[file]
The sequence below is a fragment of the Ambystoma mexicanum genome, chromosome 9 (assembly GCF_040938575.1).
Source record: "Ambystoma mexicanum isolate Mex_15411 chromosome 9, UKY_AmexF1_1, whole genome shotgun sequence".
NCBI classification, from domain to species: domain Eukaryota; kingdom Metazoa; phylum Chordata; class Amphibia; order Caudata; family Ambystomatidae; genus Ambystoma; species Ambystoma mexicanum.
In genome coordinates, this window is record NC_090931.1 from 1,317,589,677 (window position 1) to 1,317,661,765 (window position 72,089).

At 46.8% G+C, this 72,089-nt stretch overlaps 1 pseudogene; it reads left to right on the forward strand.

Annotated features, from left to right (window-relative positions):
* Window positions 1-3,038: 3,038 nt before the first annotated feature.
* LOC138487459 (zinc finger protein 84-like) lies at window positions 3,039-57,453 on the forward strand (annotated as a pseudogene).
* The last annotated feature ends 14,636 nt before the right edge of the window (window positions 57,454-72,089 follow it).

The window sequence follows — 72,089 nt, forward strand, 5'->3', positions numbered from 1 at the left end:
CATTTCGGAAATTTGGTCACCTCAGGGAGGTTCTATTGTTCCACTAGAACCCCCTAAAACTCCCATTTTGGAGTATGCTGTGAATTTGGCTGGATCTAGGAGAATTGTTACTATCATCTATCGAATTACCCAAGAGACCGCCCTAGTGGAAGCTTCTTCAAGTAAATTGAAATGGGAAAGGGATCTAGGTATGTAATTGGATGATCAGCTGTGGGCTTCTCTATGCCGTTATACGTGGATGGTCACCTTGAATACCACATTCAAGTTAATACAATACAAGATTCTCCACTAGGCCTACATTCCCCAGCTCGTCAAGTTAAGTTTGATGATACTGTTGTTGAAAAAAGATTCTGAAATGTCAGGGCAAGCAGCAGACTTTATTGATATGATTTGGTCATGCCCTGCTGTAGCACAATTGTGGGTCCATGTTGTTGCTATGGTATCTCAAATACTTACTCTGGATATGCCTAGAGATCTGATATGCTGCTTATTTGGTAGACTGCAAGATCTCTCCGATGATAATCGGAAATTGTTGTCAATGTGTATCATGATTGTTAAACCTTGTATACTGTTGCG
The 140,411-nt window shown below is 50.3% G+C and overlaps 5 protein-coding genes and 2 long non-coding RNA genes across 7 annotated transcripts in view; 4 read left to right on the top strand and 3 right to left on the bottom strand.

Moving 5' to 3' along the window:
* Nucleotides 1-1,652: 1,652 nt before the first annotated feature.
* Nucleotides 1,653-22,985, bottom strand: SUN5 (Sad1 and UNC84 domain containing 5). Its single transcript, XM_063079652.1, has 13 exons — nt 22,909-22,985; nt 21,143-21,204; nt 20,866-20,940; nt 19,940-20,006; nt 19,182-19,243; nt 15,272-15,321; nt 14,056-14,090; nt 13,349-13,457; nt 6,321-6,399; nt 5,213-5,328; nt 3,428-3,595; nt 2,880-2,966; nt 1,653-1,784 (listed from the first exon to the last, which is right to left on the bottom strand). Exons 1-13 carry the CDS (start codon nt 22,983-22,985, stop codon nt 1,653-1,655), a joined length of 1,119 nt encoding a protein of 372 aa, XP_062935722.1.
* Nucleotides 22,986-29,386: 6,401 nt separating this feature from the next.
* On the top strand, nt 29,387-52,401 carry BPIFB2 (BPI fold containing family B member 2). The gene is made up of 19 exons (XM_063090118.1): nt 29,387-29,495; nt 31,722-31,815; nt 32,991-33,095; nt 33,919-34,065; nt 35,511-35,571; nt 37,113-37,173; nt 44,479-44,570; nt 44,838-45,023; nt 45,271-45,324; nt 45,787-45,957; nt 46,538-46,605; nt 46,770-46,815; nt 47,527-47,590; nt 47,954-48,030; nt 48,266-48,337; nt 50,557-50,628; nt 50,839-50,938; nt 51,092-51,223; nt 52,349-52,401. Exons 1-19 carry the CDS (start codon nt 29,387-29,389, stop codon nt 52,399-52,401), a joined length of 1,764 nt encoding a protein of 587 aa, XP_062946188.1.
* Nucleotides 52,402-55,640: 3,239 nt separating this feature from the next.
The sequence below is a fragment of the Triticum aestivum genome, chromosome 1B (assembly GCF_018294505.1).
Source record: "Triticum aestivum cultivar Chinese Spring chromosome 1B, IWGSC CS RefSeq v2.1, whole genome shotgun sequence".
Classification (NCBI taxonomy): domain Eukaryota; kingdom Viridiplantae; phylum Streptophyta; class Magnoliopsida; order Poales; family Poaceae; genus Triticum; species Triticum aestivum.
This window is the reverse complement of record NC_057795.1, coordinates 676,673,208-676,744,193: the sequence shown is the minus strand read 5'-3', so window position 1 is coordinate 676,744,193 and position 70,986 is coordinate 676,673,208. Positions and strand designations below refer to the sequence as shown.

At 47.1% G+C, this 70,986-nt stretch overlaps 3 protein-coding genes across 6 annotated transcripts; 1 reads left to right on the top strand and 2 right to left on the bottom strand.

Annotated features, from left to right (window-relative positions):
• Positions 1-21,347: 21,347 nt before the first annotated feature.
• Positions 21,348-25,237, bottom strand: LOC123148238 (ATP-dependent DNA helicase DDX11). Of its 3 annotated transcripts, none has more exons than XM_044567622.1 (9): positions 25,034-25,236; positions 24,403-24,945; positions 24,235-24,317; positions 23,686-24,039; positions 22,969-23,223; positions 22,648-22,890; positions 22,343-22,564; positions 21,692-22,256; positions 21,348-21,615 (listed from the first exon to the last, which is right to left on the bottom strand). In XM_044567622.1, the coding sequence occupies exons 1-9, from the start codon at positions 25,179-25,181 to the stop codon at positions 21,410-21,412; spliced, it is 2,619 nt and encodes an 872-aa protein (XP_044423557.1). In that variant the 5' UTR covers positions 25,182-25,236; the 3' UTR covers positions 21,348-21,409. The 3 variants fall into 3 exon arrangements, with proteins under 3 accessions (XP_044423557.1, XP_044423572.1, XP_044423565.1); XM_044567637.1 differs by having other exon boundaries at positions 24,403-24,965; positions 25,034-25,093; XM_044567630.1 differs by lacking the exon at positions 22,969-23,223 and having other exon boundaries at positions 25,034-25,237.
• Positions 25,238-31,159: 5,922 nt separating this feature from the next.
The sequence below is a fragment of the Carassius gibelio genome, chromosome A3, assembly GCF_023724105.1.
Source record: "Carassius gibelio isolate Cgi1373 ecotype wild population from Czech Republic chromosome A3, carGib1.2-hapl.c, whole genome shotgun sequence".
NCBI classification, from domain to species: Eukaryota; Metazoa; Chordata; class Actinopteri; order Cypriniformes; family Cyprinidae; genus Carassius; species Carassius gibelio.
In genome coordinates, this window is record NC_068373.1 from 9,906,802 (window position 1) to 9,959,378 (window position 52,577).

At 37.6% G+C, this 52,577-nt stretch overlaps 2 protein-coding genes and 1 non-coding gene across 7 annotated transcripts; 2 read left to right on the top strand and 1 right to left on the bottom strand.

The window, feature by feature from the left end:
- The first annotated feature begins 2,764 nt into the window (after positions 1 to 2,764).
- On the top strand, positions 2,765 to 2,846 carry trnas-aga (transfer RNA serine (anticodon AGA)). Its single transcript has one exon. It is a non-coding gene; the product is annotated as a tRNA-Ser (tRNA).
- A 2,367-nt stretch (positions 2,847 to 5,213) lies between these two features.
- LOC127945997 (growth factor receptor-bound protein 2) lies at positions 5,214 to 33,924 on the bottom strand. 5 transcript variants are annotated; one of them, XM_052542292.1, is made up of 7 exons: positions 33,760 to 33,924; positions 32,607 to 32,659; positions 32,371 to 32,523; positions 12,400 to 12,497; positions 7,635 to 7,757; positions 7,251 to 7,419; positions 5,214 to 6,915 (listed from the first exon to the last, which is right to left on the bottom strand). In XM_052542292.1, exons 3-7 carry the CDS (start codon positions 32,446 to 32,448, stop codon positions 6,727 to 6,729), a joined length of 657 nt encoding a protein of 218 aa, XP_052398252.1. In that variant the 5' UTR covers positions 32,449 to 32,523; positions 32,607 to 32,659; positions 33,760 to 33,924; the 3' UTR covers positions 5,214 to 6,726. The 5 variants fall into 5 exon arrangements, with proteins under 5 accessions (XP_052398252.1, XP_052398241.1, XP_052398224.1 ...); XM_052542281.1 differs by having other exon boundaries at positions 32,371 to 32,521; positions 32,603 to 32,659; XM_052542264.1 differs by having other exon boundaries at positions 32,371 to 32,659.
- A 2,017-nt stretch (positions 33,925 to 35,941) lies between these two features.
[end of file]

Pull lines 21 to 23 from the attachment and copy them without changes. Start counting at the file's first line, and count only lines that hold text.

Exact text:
Classification (NCBI taxonomy): domain Eukaryota; kingdom Viridiplantae; phylum Streptophyta; class Magnoliopsida; order Poales; family Poaceae; genus Triticum; species Triticum aestivum.
This window is the reverse complement of record NC_057795.1, coordinates 676,673,208-676,744,193: the sequence shown is the minus strand read 5'-3', so window position 1 is coordinate 676,744,193 and position 70,986 is coordinate 676,673,208. Positions and strand designations below refer to the sequence as shown.

At 47.1% G+C, this 70,986-nt stretch overlaps 3 protein-coding genes across 6 annotated transcripts; 1 reads left to right on the top strand and 2 right to left on the bottom strand.